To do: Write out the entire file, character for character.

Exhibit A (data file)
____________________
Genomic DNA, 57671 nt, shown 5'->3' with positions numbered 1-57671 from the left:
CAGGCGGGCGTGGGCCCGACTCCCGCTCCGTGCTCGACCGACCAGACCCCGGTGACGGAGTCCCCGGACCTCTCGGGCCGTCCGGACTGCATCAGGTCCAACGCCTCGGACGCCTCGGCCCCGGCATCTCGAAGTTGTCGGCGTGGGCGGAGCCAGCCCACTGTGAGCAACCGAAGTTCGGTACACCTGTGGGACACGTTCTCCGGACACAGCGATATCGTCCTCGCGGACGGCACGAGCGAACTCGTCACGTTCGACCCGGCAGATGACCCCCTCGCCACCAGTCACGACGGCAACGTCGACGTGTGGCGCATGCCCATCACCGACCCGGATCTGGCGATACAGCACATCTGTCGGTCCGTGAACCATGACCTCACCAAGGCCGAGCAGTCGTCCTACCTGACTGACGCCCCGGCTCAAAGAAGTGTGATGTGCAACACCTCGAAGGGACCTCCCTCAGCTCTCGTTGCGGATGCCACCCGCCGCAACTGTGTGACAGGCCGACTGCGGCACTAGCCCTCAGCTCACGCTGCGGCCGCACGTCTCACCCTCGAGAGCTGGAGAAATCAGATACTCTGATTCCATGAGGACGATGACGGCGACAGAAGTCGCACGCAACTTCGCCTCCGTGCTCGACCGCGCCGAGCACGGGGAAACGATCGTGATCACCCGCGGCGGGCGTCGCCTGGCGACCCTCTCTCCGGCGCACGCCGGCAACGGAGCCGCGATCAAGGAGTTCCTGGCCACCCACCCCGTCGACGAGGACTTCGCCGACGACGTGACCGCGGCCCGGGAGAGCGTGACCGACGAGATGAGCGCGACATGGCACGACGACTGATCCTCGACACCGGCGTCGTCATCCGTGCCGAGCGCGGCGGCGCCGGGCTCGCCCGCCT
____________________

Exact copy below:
Genomic DNA, 57671 nt, shown 5'->3' with positions numbered 1-57671 from the left:
CAGGCGGGCGTGGGCCCGACTCCCGCTCCGTGCTCGACCGACCAGACCCCGGTGACGGAGTCCCCGGACCTCTCGGGCCGTCCGGACTGCATCAGGTCCAACGCCTCGGACGCCTCGGCCCCGGCATCTCGAAGTTGTCGGCGTGGGCGGAGCCAGCCCACTGTGAGCAACCGAAGTTCGGTACACCTGTGGGACACGTTCTCCGGACACAGCGATATCGTCCTCGCGGACGGCACGAGCGAACTCGTCACGTTCGACCCGGCAGATGACCCCCTCGCCACCAGTCACGACGGCAACGTCGACGTGTGGCGCATGCCCATCACCGACCCGGATCTGGCGATACAGCACATCTGTCGGTCCGTGAACCATGACCTCACCAAGGCCGAGCAGTCGTCCTACCTGACTGACGCCCCGGCTCAAAGAAGTGTGATGTGCAACACCTCGAAGGGACCTCCCTCAGCTCTCGTTGCGGATGCCACCCGCCGCAACTGTGTGACAGGCCGACTGCGGCACTAGCCCTCAGCTCACGCTGCGGCCGCACGTCTCACCCTCGAGAGCTGGAGAAATCAGATACTCTGATTCCATGAGGACGATGACGGCGACAGAAGTCGCACGCAACTTCGCCTCCGTGCTCGACCGCGCCGAGCACGGGGAAACGATCGTGATCACCCGCGGCGGGCGTCGCCTGGCGACCCTCTCTCCGGCGCACGCCGGCAACGGAGCCGCGATCAAGGAGTTCCTGGCCACCCACCCCGTCGACGAGGACTTCGCCGACGACGTGACCGCGGCCCGGGAGAGCGTGACCGACGAGATGAGCGCGACATGGCACGACGACTGATCCTCGACACCGGCGTCGTCATCCGTGCCGAGCGCGGCGGCGCCGGGCTCGCCCGCCT